Football-loving African fans helping to keep the World Cup running are determined to see their heroes in action, despite the challenges of long journeys and relatively high ticket prices.
Migrant workers drawn from the continent make up a large number of security staff at stadiums and fan zones across Qatar.
Seated on high chairs with huge foam finger pointers and megaphones, they have become a feature of this tournament, directing thousands of fans around the city.
Many are lovers of the beautiful game themselves, but often have to settle for catching matches on phones instead if not lucky enough to pick up tickets at an affordable price.
Senegal — despite the loss of talisman Sadio Mane and an opening game defeat to the Netherlands — are carrying the hopes of Africa, along with Cameroon and Ghana who join the party on Thursday.
North African sides Tunisia and Morocco have already secured creditable opening-day draws against more heralded opposition.
Race against time to catch a match
At Al Bayt Stadium, the National spoke to a small group of African workers decked in Mane shirts who were eager to embrace the tournament.
“I have been in Qatar for two months, working as a helper, carrying out maintenance at stadiums, that kind of thing,” said Olu Njie, 22, from Louga, Senegal.
“We are not working for Fifa, but a sub-contractor.
“I had a ticket for the France game, but I couldn’t get there until after the game started as my accommodation is a long way from the stadium.”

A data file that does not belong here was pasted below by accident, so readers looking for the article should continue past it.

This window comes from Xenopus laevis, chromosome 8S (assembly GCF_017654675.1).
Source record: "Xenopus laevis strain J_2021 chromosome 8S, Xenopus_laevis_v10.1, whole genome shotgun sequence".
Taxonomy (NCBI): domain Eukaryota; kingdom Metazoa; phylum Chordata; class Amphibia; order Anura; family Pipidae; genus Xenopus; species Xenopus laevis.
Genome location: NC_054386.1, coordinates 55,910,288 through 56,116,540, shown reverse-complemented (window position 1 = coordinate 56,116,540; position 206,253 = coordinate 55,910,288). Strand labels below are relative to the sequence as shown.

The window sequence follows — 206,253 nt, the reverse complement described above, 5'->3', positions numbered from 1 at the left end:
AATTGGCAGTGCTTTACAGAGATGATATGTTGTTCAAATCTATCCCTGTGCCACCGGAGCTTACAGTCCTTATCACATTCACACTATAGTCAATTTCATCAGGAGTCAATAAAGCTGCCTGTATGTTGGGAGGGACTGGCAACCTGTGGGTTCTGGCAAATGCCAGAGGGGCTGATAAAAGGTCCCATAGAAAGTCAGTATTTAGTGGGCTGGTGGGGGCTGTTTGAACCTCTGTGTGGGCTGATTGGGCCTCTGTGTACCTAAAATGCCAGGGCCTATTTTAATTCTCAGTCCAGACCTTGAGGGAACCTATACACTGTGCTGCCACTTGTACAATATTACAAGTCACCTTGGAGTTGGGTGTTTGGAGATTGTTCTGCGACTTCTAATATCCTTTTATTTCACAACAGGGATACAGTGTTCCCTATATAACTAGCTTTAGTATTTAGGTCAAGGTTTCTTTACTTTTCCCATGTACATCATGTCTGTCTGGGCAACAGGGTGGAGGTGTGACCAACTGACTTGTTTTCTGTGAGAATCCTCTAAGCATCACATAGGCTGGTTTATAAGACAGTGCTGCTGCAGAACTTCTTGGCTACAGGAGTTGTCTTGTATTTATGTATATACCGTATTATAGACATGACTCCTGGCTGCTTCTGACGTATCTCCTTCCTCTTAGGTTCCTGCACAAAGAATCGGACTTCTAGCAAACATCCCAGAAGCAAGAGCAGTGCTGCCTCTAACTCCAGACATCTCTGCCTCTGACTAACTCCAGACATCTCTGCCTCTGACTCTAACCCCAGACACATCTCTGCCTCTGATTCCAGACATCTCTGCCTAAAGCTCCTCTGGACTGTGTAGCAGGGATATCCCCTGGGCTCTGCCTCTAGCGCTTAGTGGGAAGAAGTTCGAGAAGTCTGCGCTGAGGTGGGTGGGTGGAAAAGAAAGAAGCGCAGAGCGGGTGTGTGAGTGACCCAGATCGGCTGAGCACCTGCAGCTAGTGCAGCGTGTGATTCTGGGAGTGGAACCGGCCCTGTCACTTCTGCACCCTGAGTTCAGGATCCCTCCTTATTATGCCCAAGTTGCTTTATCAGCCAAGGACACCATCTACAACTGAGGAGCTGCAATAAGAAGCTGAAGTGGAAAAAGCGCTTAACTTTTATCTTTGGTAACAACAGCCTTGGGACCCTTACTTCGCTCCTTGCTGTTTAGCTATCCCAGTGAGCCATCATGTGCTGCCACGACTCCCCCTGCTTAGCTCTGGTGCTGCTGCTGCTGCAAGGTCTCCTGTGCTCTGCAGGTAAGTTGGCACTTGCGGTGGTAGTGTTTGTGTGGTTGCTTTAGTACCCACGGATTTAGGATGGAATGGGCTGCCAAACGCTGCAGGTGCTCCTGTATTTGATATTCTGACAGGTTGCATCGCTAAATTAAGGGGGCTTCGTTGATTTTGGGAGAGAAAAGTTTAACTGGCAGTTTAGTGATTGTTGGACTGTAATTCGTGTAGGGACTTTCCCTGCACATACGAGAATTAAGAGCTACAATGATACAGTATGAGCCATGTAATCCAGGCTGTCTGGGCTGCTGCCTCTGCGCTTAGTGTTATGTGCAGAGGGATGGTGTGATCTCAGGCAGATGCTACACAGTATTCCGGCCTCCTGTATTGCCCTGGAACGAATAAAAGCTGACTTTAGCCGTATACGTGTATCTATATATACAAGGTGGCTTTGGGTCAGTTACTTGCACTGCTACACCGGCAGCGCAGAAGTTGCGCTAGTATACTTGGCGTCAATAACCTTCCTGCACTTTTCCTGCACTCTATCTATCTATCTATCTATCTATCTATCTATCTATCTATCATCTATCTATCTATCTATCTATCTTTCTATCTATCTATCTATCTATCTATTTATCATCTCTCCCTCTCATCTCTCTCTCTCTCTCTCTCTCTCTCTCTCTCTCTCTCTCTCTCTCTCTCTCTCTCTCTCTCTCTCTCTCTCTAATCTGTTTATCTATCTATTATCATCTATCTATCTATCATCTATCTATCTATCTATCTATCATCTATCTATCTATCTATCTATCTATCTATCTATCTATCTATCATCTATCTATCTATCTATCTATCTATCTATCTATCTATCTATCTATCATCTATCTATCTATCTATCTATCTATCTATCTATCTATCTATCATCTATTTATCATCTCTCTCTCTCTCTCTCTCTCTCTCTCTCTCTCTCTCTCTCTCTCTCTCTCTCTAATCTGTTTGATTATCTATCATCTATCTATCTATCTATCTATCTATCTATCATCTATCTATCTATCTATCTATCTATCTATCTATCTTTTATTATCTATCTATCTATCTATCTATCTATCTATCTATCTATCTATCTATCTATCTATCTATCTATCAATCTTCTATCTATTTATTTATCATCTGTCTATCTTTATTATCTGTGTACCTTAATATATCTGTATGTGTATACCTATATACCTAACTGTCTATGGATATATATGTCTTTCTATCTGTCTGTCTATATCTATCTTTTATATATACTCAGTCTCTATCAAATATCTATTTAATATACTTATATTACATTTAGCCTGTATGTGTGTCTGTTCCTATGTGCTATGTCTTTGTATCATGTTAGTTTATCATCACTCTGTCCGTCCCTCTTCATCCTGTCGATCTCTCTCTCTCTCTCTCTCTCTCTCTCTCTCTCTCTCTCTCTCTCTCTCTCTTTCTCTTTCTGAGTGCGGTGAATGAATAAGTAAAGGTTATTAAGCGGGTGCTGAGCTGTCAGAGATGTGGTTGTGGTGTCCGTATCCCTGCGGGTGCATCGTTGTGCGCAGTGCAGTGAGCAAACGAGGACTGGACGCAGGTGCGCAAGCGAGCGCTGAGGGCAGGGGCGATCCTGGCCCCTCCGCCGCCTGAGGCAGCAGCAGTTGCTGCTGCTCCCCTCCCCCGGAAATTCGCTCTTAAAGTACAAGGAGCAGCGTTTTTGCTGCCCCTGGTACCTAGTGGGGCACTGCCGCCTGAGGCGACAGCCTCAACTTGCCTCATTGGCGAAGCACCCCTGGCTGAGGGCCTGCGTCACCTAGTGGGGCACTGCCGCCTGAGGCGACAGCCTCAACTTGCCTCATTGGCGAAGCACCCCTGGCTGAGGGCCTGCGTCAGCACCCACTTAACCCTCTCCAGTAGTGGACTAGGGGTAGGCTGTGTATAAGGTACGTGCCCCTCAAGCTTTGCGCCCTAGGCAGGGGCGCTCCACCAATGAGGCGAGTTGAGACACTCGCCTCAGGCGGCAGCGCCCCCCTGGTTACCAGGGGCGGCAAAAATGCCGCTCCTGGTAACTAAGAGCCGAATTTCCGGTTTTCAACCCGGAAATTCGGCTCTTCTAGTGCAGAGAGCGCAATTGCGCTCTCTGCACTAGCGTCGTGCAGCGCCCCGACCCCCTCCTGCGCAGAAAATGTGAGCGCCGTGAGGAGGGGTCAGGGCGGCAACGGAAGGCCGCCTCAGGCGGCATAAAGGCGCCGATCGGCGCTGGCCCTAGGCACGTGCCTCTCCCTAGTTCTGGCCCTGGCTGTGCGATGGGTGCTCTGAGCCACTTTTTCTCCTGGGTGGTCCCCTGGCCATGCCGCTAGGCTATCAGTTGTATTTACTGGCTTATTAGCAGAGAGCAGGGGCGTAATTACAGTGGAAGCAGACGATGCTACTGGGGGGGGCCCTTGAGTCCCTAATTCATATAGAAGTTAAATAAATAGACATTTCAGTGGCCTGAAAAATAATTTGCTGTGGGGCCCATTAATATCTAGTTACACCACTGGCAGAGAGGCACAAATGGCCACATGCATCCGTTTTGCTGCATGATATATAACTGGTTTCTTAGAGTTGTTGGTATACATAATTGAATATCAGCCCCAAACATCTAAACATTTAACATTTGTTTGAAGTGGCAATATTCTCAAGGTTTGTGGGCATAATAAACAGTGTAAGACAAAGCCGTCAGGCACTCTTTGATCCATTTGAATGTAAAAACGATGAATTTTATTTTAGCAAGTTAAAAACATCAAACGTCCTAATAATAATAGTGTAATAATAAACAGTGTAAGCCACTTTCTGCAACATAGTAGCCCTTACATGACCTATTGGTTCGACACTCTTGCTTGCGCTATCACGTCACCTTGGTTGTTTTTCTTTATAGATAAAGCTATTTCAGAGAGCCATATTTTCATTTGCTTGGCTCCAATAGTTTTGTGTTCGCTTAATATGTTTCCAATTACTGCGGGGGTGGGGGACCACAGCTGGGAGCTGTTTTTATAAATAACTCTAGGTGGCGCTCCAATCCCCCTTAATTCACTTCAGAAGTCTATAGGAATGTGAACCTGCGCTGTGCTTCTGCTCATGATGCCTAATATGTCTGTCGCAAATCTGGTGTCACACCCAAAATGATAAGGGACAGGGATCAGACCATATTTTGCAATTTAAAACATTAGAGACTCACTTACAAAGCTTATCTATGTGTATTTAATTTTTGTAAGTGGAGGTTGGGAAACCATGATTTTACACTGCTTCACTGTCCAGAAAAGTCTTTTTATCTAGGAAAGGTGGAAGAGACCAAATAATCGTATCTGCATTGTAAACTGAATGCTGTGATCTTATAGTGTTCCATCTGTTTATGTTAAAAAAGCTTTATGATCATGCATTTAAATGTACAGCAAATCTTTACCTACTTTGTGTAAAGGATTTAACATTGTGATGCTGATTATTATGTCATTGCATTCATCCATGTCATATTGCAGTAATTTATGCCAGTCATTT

Mr Njie, who earns about 2,000 riyals (Dh2,017) a month, is a freelance worker during his time in Qatar, and is paid weekly.
His rent is Dh1,800 a month, and he cuts costs by sharing a room with four other men.
Here for the love of the game
Despite a 90-minute journey via Metro and on foot to reach stadiums, diehard football fans are determined to cheer on their teams.
Although residents of Qatar can pick up a group match ticket for about 40 riyals, the cheapest ticket for international fans is 250 riyals, rising to 600 riyals and 800 riyals for preferred seating.
Temporary workers living on a tight budget like Ibrahim Njie, 20, were prepared to take a chance on picking up a cut-price match ticket, long after games kicked off.
“I want to stay for four months, earn some money and hopefully get to a game,” he said.
“The tickets here are very expensive, too much.
“If you are a real fan, you will find the money somehow. We came to work in Doha because we love football.”
David, a security worker from Uganda at Al Bayt Stadium park, said all his money was being sent home.
“I love football, but there is no chance of watching a match, even while working here,” he said.
“If I spent my money on a ticket, there would be no point in me coming to Qatar — I need to send money to my family.”
Lusail Boulevard is a prime tourist attraction during the World Cup, and is heaving with fans after matches at the nearby 80,000 seater Lusail Stadium.
Mary, 23, a security guard from Kenya, works 12-hour shifts there starting from 2pm every day.
“I’m on a three-month contract here, but I don’t get a day off,” she said.
“I share a room with nine other Kenya girls, we are all doing the same thing.
“Tickets for the World Cup are too much, I only earn 2,000 riyals a month and I need to save this for when I go home in January.”